Whether you watch it or not (or have even heard of it), Flashpoint is one of the best dramas (cop or otherwise) on television right now. Action, drama, a hint of comedy, great writing, it’s got it all, and it shows no signs of slowing down any time soon. The show features an amazing cast of TV hard hitters including Amy Jo Johnson, Enrico Colantoni and Hugh Dillon. Now in its third season on CBS (or second if you go by the CTV numbers), this Canadian import has proven to be a huge hit for both networks. Now having been picked up for two more seasons, one of which that has already completed production, it looks like a bright future is ahead for the program. I had the chance to sit down with the shows creators Mark Ellis and Stephanie Morgenstern to discuss what’s in store for the future.
FSR: So first up, for any of our readers who haven’t seen the show, can you quickly describe, what exactly is Flashpoint?
Stephanie Morgenstern: Flashpoint is a very new way of approaching a SWAT show. It’s sort of them emotionally sensitive SWAT team that goes on a different case every week and shows a complex human portrait of what happens on both sides of the uniform. So we try and dig deep into that emotional stories, high risk stories and stuff that kind of shows what it’s like to be a member of a team of this kind and also if you were to come across them if you happen to be on the wrong side of the law.
Mark Ellis: Yeah, we’re a procedural with heart [laughs]
FSR: The show is now, depending on which numbers you go by, on CBS it’s on its third season, you’re in your third year yes?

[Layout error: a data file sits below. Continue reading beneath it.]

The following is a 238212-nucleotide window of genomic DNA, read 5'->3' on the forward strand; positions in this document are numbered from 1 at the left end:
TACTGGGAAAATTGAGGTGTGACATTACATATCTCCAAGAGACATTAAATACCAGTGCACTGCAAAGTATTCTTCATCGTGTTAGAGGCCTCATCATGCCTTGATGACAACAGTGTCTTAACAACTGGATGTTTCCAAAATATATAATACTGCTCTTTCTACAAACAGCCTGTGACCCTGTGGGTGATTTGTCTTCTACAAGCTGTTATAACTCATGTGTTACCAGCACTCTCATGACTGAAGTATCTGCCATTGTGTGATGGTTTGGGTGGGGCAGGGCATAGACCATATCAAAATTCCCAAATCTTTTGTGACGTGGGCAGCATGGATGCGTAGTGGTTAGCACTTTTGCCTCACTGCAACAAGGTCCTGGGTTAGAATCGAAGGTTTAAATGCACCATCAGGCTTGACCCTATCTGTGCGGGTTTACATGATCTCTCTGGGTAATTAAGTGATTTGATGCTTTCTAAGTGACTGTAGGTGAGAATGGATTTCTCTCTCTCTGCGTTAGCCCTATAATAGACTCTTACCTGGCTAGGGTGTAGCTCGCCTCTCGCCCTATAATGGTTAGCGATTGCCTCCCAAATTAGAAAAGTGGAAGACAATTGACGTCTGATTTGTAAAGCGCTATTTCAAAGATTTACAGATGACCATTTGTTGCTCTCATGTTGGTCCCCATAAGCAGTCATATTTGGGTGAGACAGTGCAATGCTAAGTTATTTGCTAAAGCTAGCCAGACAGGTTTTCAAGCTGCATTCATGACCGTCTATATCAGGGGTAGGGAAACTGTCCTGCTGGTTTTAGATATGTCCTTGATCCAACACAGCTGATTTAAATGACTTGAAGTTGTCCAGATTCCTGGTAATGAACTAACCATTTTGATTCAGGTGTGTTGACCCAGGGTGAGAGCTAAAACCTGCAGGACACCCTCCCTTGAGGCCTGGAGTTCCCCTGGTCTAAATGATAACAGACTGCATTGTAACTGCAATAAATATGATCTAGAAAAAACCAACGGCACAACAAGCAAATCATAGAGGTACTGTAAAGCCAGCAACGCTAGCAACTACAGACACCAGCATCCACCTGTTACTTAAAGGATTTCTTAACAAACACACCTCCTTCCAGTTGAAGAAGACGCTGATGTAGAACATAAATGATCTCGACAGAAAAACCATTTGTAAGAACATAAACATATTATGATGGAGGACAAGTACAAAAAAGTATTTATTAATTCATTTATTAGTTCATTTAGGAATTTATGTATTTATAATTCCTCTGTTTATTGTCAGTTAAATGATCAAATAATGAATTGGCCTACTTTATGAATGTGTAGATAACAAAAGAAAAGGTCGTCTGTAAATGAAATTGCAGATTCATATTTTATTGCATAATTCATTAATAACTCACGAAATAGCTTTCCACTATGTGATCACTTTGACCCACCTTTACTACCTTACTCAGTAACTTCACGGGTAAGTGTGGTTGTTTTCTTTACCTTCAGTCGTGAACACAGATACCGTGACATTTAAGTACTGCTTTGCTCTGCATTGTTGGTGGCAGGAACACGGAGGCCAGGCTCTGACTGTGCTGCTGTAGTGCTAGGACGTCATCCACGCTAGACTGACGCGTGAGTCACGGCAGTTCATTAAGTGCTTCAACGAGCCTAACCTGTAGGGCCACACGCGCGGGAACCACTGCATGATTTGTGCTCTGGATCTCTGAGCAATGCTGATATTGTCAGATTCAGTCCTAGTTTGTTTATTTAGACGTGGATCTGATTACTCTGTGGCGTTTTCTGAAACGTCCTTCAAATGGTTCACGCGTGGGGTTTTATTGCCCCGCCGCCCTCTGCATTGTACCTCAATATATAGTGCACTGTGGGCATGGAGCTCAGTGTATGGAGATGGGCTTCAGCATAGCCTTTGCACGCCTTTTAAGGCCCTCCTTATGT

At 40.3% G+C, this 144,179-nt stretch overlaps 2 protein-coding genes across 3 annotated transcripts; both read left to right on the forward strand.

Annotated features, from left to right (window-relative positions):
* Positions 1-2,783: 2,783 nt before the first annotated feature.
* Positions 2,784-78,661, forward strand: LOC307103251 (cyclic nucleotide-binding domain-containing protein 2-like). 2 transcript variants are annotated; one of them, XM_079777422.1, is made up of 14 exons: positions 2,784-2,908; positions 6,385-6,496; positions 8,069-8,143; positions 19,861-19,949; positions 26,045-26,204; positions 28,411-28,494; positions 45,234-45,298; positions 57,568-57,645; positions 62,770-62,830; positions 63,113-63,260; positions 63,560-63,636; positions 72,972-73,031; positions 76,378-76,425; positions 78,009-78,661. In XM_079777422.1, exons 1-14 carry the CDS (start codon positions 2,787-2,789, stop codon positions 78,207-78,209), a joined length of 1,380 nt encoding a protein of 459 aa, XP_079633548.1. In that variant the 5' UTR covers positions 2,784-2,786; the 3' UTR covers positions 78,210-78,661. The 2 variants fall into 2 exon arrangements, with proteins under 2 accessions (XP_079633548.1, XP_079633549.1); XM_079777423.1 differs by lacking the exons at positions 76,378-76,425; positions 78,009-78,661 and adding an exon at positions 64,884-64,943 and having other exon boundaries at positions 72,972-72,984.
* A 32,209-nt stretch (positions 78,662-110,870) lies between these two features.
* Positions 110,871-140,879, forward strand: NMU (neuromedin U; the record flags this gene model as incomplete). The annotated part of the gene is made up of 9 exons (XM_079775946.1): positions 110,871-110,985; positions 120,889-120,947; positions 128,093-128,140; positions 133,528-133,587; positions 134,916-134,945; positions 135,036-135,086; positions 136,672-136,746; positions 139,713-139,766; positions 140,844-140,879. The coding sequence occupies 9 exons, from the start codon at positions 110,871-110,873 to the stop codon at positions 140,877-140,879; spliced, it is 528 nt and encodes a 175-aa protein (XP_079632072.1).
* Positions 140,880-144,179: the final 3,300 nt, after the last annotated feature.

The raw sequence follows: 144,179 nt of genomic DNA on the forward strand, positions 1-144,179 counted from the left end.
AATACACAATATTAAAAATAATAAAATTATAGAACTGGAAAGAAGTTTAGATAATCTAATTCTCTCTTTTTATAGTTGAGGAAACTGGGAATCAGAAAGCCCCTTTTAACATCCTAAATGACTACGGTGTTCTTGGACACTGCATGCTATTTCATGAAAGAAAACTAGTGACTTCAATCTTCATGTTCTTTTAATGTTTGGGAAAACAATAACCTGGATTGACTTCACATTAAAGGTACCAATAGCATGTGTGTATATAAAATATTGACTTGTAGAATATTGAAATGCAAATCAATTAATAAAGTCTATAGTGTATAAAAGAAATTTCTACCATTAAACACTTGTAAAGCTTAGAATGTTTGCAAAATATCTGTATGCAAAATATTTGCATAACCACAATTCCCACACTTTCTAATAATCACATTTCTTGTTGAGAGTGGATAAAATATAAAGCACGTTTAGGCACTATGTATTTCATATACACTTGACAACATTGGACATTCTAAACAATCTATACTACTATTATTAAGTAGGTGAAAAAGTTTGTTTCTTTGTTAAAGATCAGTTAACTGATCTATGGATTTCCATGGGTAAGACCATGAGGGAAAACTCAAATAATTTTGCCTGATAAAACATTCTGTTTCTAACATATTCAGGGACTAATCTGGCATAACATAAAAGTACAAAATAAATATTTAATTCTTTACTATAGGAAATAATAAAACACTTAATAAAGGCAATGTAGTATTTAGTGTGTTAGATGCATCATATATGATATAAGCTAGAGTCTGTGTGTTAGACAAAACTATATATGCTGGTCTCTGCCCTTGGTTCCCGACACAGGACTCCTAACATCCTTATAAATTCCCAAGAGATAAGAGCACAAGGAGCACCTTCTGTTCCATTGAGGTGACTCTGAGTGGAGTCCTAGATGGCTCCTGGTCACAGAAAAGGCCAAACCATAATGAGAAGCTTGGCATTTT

Mark: That’s right; yeah we just finished our third year of filming.
OK, so one thing I have noticed is that the show really hasn’t slowed down at all, it’s really managed to keep its pace up so, how did you avoid the third year slump? How do you keep it fresh?
Mark: Well I think you got to keep looking at what you do and reinventing yourself along the way. In the first season our show, they usually started out with a guest star, we saw all their back story, we saw a bad day start to unfold so that by the team came onto the scene to help them out, you kind of knew who that guest person was, why they were doing something, and then it was up to the team to try and get them to stop doing it. After about eighteen episodes we kind of decided that, that was a difficult format to sustain so we thought “OK why don’t we keep the same heart but we make it a little bit more procedural. We start with the team, hit the ground running with them and they go on a hot call, they don’t know who it is they’re trying to save or what it is they’re trying to do, or why they’re trying to do it and we go on that ride from the point of view of our hero cast.” And I think that really opened up a lot of story possibilities for us. And it also let us explore our main cast of characters a little bit more as well.
Stephanie: I think we throw the team into the deep end and the audience is there with them. And they have to learn on the fly with a ticking clock over their shoulder what exactly is going on, rather than earlier in the season we sort of told a little bit too much up front. So I think this way it’s driven by the same kind of adrenaline and momentum but there’s a little more mystery integrated.